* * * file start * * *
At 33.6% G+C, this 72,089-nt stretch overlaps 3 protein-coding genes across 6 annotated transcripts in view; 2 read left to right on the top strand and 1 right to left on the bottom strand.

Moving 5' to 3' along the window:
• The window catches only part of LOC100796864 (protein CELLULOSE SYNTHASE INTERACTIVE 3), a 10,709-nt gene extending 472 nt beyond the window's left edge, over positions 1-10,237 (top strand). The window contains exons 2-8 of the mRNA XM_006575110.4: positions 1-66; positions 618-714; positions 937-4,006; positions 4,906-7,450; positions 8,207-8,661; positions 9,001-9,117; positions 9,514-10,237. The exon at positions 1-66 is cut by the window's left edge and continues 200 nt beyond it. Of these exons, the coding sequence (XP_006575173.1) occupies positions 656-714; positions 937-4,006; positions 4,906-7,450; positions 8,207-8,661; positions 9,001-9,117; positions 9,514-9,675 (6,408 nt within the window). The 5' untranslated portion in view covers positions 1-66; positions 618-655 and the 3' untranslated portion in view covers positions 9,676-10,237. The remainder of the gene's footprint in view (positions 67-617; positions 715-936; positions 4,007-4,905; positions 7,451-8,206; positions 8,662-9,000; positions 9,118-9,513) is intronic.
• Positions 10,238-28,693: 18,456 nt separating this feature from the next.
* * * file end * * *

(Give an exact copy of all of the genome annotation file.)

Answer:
At 33.6% G+C, this 72,089-nt stretch overlaps 3 protein-coding genes across 6 annotated transcripts in view; 2 read left to right on the top strand and 1 right to left on the bottom strand.

Moving 5' to 3' along the window:
• The window catches only part of LOC100796864 (protein CELLULOSE SYNTHASE INTERACTIVE 3), a 10,709-nt gene extending 472 nt beyond the window's left edge, over positions 1-10,237 (top strand). The window contains exons 2-8 of the mRNA XM_006575110.4: positions 1-66; positions 618-714; positions 937-4,006; positions 4,906-7,450; positions 8,207-8,661; positions 9,001-9,117; positions 9,514-10,237. The exon at positions 1-66 is cut by the window's left edge and continues 200 nt beyond it. Of these exons, the coding sequence (XP_006575173.1) occupies positions 656-714; positions 937-4,006; positions 4,906-7,450; positions 8,207-8,661; positions 9,001-9,117; positions 9,514-9,675 (6,408 nt within the window). The 5' untranslated portion in view covers positions 1-66; positions 618-655 and the 3' untranslated portion in view covers positions 9,676-10,237. The remainder of the gene's footprint in view (positions 67-617; positions 715-936; positions 4,007-4,905; positions 7,451-8,206; positions 8,662-9,000; positions 9,118-9,513) is intronic.
• Positions 10,238-28,693: 18,456 nt separating this feature from the next.